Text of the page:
The IMF’s report on the inflation crisis prescribes an assault on working-class living standards, which must be resisted, argues John Clarke
The IMF’s recent report on ‘World Economic Outlook: Countering the Cost-of-Living Crisis’ offers some revealing insights into the strategic thinking of the cold-blooded bean counters of global capitalism. As in the early 80s, their economic system is caught between the dangers of a severe global slump and a serious round of inflation. Though the IMF poses as a voice of moderation and a protector of the ‘most vulnerable’, this report is fully supportive of brutal class-war measures to contain the crisis and restore economic stability.
It would be very hard to disagree with the opening sentence of the report’s first chapter, which concludes that the ‘world is in a volatile period: economic, geopolitical, and ecological changes all impact the global outlook’ (p.1). This sober assessment is then followed by a series of observations with which very few on the left could differ.
The writers point out that the inflationary crisis has coincided with the termination of pandemic related ‘fiscal support’. They consider the significance of the Ukraine conflict and put this, very correctly, in the context of wider ‘geopolitical disruption’. They acknowledge that ‘lingering waves’ of the pandemic are compounding the economic disruption, and they even accept that the worsening impacts of climate change will intensify these difficulties considerably.
When it comes to the threat of global recession, the report informs us that: ‘A slowdown in global growth is forecast, from 6.0 percent in 2021 to 3.2 percent in 2022 and 2.7 percent in 2023.’ It then shows that: ‘For most economies, the outlook is significantly weaker than projected six months ago. Forecasts are weaker than expected for 143 economies (accounting for 92 percent of world GDP) for 2023’, and that this situation is ‘the weakest since the 2.5 percent growth rate seen during the global slowdown of 2001 - with the exception of those during the global financial and COVID-19 crises’ (p.8).
Alarmingly: ‘Growth in the United States is projected to decline from 5.7 percent in 2021 to 1.6 percent in 2022 and 1.0 percent in 2023, with no growth in 2022 on a fourth-quarter-over-fourth-quarter basis.’ When it comes to the UK, ‘a significant slowdown is projected. Growth is forecast at 3.6 percent in 2022 and 0.3 percent in 2023 as high inflation reduces purchasing power and tighter monetary policy takes a toll on consumer spending and business investment’ (p.12).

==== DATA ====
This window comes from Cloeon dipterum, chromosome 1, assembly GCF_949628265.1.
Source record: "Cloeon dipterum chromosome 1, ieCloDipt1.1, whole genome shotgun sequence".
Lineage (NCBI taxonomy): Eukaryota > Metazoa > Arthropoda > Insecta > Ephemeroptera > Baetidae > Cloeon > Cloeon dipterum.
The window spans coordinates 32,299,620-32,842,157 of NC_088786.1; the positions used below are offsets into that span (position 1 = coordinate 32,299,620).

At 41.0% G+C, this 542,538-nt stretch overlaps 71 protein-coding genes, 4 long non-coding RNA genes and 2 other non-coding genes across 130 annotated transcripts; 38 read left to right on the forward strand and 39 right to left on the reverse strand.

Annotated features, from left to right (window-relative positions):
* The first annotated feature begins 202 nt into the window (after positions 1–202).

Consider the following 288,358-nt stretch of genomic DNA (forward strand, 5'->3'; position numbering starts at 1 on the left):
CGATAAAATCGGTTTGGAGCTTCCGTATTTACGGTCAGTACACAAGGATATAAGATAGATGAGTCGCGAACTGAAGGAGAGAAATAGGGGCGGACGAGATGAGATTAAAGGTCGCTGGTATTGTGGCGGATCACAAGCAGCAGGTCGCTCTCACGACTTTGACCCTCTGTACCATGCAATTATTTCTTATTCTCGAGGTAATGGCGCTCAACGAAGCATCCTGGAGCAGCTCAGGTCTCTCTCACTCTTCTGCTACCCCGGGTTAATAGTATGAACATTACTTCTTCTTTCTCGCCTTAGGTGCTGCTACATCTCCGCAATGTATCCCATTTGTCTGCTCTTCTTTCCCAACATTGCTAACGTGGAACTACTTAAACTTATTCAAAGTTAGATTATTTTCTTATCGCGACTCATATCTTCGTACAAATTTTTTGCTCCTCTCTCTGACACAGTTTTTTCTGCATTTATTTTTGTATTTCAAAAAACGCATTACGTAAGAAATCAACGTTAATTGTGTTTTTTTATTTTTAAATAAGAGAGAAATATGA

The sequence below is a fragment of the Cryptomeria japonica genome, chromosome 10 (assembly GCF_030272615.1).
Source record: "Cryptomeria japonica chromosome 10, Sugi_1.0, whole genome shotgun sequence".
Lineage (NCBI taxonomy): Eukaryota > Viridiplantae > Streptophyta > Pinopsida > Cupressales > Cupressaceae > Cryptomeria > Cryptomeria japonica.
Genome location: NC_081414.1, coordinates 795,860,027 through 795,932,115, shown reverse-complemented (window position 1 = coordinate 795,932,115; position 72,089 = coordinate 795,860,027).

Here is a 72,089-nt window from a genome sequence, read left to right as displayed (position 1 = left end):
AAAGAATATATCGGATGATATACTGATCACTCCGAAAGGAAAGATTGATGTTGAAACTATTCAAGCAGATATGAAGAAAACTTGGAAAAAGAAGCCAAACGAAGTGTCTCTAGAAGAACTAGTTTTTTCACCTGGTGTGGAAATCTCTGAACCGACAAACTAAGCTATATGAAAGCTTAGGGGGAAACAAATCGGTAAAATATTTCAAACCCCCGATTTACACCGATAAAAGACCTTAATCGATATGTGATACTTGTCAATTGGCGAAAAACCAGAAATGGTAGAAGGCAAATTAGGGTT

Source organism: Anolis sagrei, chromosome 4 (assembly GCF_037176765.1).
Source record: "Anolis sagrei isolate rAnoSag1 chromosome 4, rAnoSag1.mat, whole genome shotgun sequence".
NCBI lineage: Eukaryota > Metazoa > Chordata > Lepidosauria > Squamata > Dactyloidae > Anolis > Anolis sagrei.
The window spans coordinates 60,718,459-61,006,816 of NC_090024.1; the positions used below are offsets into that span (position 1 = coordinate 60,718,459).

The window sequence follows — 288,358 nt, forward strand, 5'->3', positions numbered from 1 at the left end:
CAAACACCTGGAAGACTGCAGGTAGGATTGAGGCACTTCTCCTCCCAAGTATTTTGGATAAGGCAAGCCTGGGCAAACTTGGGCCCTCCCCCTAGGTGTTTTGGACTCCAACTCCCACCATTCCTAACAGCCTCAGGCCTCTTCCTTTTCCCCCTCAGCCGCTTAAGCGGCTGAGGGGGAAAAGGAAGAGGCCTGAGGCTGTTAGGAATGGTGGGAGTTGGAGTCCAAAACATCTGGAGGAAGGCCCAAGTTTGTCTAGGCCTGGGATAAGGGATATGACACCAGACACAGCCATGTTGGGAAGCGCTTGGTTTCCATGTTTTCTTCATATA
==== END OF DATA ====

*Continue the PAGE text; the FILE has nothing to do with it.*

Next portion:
The report suggests that the ‘adverse shocks of 2022 are expected to have long-lasting effects on output’, and that about ‘half of the projected 2022 decline is due to lower growth in China, the Euro area, Russia, and the US, with this composition holding fairly steady over the forecast horizon’ (p.13). We are told that global ‘trade growth is slowing sharply: from 10.1 percent in 2021 to a projected 4.3 percent in 2022 and 2.5 percent in 2023’ (p.15). Moreover, overall, ‘risks are elevated as the world grapples with the impact of Russia’s invasion of Ukraine, a slowdown in economic activity as central banks ramp up efforts to quell inflation, and the lingering pandemic’ (p.16).
Though the IMF is concerned about the threat of a very serious global slump, it is clear that the risk of sustained inflationary dislocation is regarded as the greater danger by far. The report doesn’t echo the view of some of the more hawkish intellectual enablers of global capitalism that a major recession will be necessary in order to restore stability, but it is clear that the writers of the report are ready to err on the side of risking a huge downturn in their effort to contain inflation. They note with alarm that: ‘In 2022, inflation in advanced economies reached its highest rate since 1982’ (p.2).
The report goes into significant detail in mapping out the dimensions of the inflationary crisis. ‘In August of this year, prices in US were 8.3 percent higher than those one year earlier. The Euro area saw inflation reach 10 percent in September, while the UK saw annual inflation of 9.9 percent. Emerging market and developing economies are estimated to have seen inflation of 10.1 percent in the second quarter of 2022 and face a peak inflation rate of 11.0 percent in the third quarter’ (p.4).